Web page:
Jordan: Abbas must clarify peace goals

Abdullah urges PA chairman to "formulate a clear view" ahead of Olmert talks.

abbas abdullah 298.88 (photo credit: AP/H.O. Jordan Royal Palace)
abbas abdullah 298.88
(photo credit: AP/H.O. Jordan Royal Palace)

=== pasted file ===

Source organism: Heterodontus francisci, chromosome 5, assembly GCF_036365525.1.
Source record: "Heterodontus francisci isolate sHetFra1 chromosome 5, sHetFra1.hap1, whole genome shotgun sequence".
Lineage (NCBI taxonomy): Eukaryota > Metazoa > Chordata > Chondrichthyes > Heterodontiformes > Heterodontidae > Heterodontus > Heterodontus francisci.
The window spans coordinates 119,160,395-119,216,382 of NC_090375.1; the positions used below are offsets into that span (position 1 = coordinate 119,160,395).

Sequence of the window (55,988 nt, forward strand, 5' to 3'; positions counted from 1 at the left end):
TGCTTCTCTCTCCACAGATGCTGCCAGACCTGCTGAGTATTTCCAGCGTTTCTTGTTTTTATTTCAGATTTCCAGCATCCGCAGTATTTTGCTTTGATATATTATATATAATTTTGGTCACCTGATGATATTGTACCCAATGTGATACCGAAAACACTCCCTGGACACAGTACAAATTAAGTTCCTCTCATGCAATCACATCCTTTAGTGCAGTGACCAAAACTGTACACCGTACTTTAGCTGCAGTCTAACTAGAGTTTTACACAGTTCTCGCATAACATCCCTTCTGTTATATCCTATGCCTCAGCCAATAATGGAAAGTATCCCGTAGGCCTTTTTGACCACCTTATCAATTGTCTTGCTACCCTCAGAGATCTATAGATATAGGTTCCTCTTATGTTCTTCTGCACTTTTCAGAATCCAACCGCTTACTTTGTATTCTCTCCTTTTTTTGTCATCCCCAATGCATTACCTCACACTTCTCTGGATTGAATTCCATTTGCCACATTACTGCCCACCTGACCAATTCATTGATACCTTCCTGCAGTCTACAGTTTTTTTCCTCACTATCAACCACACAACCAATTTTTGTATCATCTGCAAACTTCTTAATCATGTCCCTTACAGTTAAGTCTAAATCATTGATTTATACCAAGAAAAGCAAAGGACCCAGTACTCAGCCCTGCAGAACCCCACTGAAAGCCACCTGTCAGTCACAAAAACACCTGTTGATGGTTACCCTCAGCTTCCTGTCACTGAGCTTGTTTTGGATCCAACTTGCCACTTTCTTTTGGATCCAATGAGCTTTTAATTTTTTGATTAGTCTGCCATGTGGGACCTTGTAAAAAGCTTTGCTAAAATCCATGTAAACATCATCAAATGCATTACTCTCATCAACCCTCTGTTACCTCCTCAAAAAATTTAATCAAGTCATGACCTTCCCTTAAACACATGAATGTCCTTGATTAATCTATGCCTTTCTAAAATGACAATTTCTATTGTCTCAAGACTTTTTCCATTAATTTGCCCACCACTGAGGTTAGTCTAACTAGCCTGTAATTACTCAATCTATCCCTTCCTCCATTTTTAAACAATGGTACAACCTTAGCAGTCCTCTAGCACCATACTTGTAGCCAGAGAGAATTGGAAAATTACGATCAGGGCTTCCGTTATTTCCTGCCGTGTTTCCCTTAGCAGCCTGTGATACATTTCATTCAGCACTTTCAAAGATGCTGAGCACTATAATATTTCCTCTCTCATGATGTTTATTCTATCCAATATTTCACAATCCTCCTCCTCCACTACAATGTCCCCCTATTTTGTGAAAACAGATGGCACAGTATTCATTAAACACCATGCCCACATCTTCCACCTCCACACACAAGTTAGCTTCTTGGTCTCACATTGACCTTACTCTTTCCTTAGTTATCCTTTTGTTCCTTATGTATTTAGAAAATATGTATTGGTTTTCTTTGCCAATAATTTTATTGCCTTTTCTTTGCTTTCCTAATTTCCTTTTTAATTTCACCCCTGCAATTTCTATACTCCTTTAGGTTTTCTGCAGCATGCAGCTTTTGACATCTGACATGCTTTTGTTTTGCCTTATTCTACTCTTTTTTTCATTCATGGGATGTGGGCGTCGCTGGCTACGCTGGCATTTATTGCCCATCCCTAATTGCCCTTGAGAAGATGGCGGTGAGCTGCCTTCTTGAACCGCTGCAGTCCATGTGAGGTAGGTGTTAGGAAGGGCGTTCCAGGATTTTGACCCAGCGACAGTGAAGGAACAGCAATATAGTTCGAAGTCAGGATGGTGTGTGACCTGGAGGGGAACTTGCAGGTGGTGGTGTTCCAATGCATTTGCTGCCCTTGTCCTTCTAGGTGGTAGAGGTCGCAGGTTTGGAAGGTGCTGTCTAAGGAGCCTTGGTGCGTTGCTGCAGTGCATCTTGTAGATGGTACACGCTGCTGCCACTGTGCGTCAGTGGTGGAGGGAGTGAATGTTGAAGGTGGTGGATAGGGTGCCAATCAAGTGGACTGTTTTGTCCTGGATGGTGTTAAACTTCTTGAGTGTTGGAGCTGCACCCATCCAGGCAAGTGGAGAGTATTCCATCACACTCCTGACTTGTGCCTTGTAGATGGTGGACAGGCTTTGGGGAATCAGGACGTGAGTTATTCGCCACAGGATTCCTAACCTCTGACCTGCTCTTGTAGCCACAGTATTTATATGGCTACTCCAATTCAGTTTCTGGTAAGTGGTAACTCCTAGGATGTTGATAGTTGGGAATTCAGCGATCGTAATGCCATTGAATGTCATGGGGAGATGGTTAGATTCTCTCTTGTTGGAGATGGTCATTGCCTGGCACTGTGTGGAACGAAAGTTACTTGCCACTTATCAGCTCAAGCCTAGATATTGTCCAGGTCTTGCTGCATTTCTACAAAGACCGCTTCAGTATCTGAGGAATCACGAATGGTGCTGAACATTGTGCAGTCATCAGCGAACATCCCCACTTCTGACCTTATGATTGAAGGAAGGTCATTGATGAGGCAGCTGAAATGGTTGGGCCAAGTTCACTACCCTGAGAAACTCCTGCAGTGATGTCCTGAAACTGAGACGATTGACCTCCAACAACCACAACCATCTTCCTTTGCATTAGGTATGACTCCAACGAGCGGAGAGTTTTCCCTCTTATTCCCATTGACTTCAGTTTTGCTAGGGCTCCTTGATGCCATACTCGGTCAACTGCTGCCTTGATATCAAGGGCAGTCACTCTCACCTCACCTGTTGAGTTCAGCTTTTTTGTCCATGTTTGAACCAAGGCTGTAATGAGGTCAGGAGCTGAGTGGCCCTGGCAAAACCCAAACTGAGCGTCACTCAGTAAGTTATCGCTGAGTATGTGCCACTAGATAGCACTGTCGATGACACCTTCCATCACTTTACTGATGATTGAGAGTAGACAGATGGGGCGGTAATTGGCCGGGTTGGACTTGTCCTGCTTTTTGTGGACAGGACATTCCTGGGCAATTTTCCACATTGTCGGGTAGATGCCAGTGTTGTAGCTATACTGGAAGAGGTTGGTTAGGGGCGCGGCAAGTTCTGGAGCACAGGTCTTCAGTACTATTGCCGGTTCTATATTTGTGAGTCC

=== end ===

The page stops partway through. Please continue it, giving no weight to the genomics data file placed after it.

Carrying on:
Jordan's King Abdullah II urged visiting Palestinian Authority Chairman Mahmoud Abbas on Saturday to set clear goals for talks with the Israelis as the next step to reviving stalled Mideast peacemaking saying the momentum must be maintained. "It's necessary to build on Arab and international efforts over the past few weeks to activate the peace process," Abdullah said in a royal palace statement issued after his talks with Abbas in the Jordanian capital. He stressed "the necessity to formulate a clear view of the objectives and results to be reached through the upcoming negotiations," referring to Abbas's meeting with Prime Minister Ehud Olmert on Sunday - the second between the two leaders in a month. "It's very important to establish this formula before the (US Secretary of State Condoleezza) Rice visit and the Arab summit at end of month," Abdullah said. Earlier in the week, Abdullah met with US President George W. Bush and Rice in Washington where he urged officials in a speech to the US Congress to quickly take the lead in creating conditions for a lasting peace between Israel and the Palestinians. "The goal must be a peace in which all sides gain," he said. "There must be a peace in which Israelis will be part of the neighborhood." Abbas briefed Abdullah on the "formation of a unity government with Hamas and efforts to prepare the necessary political groundwork to relaunching negotiations with Israel," the statement said. But both Israel and the Palestinians have acknowledged that they don't expect any major breakthroughs in Sunday's talks ahead of the formation of a new Palestinian government. Israel said it would not delve into the most important issues like the borders of a future Palestinian state unless the new Palestinian government meets international demands to renounce violence, recognize Israel and accept existing peace deals as demanded by the Quartet of Middle East mediators. The power-sharing deal falls short of those demands, but Abbas says it's the best he can get from Hamas. Olmert is expected to tell Abbas the new Palestinian government must meet the Quartet demands. Abbas will try to persuade Olmert to soften his opposition to the unity government. Last month, Rice promised to return to the Middle East to push forward attempts to restart peacemaking after inconclusive talks with Abbas and Olmert. Arab states are also expected to reiterate their support for a 2002 land-for-peace offer to end long conflict with Israel at a summit in Saudi Arabia later this month.